2. Hi Tony – thanks for this. I’ve been thinking about mooc platforms too and almost wrote a post yesterday called “the VCs new plaform aka the emperor’s new clothes” – but didn’t get much past the title. Like you I’ve been wondering what “new and exciting” things FutureLearn or any other “mooc platform” will bring to the party and how different it will be to the obviously “dull and boring” systems we have just now. There is an opportunity to do something new and as you’ve outlined there a lot that could be done simply with exsiting “stuff”. I fear tho’ that the pedagogical innovation will be swept aside under the guise of analytics and assessment which will be primarily for the institutions/business side of things and not the teaching and learning.

    Sheila

    Sheila MacNeill (@sheilmcn)

    January 28, 2013 at 5:17 pm

    • Hi Sheila – 6 years on from http://ouseful.open.ac.uk/blogarchive/010481.html and I’m still laregley none the wiser about how any online courses I work are performing as content. A lot of the hype around learning analytics appears to be based on the notion of tracking performance in some way, and tuning interventions based on interaction log analysis to try to influence those metrics. Being a bear of very little brain, I could never and still can’t understand why educational institutions and educators themselves are so resistant to treating educational material as “just content”, and looking at ways of improving engagement with it in the same way that commercial sites use web analytics to evolve site design.

      It might seem irrelevant to the loftier goals of the learning analytics folk, but I still think it could be useful for a content producer/editor to know that no-one ever visits page x, that the bounce rate on page y is 95%, and that of the seven links on page z no-one has ever clicked on six of them.

      As a soft way in to A/B testing, just tweaking link text or the order in which resources are presented on a page to see if influences the click-thru rates is unlikely to jeopardise a student’s learning outcomes to any significant effect (unless the unfollowed resources are actually toxic to a student’s learning!) and may encourage students to explore otherwise unused resources, which the educator presumably merited enough to include in course materials?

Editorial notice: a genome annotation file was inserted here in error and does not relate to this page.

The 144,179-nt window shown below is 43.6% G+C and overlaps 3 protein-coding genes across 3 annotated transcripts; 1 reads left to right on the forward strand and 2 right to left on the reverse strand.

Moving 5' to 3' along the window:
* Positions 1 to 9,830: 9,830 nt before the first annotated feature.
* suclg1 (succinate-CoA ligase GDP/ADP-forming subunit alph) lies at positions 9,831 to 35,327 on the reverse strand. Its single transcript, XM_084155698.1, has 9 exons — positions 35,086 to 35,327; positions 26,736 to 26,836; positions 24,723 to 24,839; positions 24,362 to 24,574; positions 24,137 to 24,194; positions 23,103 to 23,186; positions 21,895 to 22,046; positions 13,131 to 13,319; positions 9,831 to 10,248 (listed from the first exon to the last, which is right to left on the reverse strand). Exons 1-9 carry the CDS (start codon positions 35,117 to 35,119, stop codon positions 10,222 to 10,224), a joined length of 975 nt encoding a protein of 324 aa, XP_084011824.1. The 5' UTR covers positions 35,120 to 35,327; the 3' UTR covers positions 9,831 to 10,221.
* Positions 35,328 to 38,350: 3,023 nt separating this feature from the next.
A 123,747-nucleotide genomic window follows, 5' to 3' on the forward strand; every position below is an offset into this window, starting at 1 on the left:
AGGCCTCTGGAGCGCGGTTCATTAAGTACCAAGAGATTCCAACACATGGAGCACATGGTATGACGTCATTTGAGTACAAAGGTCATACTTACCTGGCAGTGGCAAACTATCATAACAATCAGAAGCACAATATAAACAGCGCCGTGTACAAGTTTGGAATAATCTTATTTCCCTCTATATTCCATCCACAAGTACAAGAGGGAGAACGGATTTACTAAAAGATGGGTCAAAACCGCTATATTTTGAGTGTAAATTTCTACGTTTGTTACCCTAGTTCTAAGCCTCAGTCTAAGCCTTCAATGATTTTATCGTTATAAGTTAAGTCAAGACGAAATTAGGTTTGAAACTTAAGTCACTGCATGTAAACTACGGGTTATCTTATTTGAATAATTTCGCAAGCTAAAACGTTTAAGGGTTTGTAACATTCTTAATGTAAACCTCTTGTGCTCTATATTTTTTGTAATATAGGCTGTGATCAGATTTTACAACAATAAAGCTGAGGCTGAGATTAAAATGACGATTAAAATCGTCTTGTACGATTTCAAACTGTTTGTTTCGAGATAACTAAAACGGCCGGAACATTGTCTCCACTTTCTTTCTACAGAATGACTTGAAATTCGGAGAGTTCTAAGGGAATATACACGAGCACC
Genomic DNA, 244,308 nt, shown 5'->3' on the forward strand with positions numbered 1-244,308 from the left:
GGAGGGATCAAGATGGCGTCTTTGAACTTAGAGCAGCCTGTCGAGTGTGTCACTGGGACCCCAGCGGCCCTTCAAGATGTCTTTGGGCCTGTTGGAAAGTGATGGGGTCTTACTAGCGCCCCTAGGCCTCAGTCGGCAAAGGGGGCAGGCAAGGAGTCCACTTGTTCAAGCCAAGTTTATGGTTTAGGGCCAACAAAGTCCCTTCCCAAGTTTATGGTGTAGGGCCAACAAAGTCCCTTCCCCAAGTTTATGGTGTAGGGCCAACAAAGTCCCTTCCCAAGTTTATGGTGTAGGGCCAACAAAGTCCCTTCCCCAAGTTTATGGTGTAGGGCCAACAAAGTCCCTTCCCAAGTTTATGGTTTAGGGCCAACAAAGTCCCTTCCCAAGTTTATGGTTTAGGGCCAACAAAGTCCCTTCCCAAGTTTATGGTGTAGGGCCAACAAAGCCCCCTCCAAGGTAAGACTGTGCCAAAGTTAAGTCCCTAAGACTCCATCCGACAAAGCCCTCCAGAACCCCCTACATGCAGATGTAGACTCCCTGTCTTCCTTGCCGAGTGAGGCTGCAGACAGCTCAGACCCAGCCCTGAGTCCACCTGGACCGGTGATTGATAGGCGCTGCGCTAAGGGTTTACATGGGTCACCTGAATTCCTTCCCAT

I’m not saying that treating content and flow in VLEs as “just a website” should be to the exclusion of “higher level” learning analytics, but it just seems strange to me that educators don’t even think of the stuff they publish as content that can be tweaked in ways that might influence the way it is used, or that can be edited in response to how it is actually being used.

      Tony Hirst

      January 28, 2013 at 6:49 pm

      • I couldn’t agree more with your comments about educational content. I think part of the problem is that the role of content in enabling learning tends to be either undervalued or over played. If you focus too much on facilitating access to improved content you run the risk of being accused of confusing content with learning. I could go on about this at length bu I’ll restrain myself :}

        Lorna M. Campbell

        January 31, 2013 at 11:19 am

        • Hi Lorna – on the contrary – I think you should go on about it a bit more… ;-)

          Tony Hirst

          January 31, 2013 at 11:31 am

  3. “Moodle, to which the OU is already a core contributor, I think?” – why are you in any doubt? Yes, we are. (E.g. http://docs.moodle.org/dev/Credits.)

    While we don’t pubish our entire codebase (wihch is mostly the same as https://github.com/moodle/moodle) we do share most of the interesting stuff. https://github.com/moodleou / https://moodle.org/plugins/browse.php?list=set&id=10

    Tim Hunt

    January 28, 2013 at 7:23 pm

    • @Tim I know the OU contributes modules, I wasn’t sure whether it contributes back to the core… (and I was too lazy to check.. so thanks:-)

      PS are you involved with FutureLearn platform at all? Any idea what’s on the cards?;-)

      Tony Hirst

      January 28, 2013 at 7:46 pm

  4. If I had any knowledge of what was going on with FutureLearn, beyond what is already in the public domain, then should probably should not post it in a public blog comment, and I won’t.

    I will say what I thought about the technology side pretty much as soon as I heard the original announcement, and I have not had cause to change these views:

    In the OU VLE, based on Moodle, we have a single code base that, appropriately configured, runs the full module web-sites for OU students at one extreme, and the somewhat limited open-content offerings that we currently have in OpenLearn. The same code-base (configured differently again) also runs the Qualifications online sites. Additionally, all around the world lots of other people are using Moodle to facilitate all sorts of educational experiences. So, I am sure that, appropriately configured, Moodle, particularly the OU’s customised version of Moodle, could be used to deliver MOOCs. (Perhaps the most worrying area is the scalability of Moodle, beyond the level the OU already runs it at.)